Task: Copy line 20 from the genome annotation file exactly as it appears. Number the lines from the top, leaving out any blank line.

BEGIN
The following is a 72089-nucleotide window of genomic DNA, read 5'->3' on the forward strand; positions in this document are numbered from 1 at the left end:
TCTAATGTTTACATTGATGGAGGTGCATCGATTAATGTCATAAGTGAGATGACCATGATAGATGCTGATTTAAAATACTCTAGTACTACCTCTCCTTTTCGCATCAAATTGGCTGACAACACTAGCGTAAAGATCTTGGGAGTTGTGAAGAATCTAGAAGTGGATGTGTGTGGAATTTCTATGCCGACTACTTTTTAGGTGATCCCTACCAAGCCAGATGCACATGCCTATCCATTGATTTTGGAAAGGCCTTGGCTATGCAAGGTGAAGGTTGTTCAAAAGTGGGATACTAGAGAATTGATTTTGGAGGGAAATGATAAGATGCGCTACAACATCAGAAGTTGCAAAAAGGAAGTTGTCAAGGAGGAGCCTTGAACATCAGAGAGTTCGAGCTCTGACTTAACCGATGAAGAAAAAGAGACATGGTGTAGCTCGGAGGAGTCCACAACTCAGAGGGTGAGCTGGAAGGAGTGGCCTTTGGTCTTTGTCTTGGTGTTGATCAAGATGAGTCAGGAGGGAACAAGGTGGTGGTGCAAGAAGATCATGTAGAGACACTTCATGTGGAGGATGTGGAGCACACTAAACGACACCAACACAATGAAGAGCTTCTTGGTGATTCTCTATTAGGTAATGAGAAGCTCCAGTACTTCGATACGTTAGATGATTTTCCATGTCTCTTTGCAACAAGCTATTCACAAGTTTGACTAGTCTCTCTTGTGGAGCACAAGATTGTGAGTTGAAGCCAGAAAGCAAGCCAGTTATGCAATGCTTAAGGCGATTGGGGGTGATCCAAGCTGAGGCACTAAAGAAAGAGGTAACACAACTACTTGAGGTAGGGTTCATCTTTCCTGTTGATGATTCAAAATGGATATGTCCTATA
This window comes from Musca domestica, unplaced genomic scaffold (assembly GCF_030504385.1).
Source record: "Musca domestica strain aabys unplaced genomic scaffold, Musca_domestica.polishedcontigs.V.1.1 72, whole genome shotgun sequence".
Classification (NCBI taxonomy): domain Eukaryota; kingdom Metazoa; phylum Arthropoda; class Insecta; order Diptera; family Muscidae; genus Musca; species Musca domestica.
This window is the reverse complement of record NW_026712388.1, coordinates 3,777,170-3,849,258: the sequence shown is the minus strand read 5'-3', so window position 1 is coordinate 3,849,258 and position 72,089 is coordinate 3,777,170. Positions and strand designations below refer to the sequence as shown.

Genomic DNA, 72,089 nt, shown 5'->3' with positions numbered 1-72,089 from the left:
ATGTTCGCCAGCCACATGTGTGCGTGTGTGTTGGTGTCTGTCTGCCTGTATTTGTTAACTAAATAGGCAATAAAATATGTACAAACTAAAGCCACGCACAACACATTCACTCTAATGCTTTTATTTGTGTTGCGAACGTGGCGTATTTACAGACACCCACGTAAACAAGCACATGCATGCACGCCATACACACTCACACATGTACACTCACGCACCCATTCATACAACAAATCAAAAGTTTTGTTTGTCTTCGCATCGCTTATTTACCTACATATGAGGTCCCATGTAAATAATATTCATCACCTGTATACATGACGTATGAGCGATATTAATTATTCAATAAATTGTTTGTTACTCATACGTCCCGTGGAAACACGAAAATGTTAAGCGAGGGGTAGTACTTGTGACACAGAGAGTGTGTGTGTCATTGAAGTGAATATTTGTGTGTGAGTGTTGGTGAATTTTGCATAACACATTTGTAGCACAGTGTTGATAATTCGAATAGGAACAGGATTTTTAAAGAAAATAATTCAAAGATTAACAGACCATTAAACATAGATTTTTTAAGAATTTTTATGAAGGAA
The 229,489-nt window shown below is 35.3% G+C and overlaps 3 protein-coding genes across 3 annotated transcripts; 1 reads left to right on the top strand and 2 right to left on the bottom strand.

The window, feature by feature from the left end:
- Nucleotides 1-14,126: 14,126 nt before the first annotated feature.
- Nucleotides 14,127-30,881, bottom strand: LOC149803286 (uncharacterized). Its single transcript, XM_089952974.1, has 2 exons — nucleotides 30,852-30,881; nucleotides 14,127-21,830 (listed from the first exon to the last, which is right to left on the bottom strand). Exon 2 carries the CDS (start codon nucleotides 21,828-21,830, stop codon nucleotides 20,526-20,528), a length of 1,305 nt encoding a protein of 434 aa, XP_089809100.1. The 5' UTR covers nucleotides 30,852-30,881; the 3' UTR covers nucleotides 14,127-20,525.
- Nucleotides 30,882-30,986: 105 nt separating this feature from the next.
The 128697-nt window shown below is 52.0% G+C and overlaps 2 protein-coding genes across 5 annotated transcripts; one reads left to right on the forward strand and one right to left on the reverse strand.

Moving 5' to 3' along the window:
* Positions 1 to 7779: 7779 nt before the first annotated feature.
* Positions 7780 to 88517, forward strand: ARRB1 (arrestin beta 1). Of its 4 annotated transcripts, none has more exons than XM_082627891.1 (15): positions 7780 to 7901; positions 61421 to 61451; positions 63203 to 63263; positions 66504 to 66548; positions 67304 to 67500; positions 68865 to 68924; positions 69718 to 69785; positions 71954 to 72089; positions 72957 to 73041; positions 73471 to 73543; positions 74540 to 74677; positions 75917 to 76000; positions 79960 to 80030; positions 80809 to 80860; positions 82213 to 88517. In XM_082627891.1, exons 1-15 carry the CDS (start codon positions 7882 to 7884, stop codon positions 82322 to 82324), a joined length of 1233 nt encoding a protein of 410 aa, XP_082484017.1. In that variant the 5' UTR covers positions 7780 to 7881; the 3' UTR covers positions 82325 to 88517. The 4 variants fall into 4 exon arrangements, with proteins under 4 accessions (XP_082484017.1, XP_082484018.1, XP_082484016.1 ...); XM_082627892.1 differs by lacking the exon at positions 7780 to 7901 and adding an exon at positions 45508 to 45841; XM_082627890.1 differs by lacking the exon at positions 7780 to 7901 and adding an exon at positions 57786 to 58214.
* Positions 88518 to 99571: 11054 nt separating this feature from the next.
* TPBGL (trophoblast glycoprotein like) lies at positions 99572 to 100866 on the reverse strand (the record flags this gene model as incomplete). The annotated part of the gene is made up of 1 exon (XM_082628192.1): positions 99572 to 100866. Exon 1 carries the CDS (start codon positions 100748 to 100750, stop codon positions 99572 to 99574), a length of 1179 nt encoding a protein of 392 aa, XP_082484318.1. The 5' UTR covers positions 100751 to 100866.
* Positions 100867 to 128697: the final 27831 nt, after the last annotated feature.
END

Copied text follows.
* Positions 100867 to 128697: the final 27831 nt, after the last annotated feature.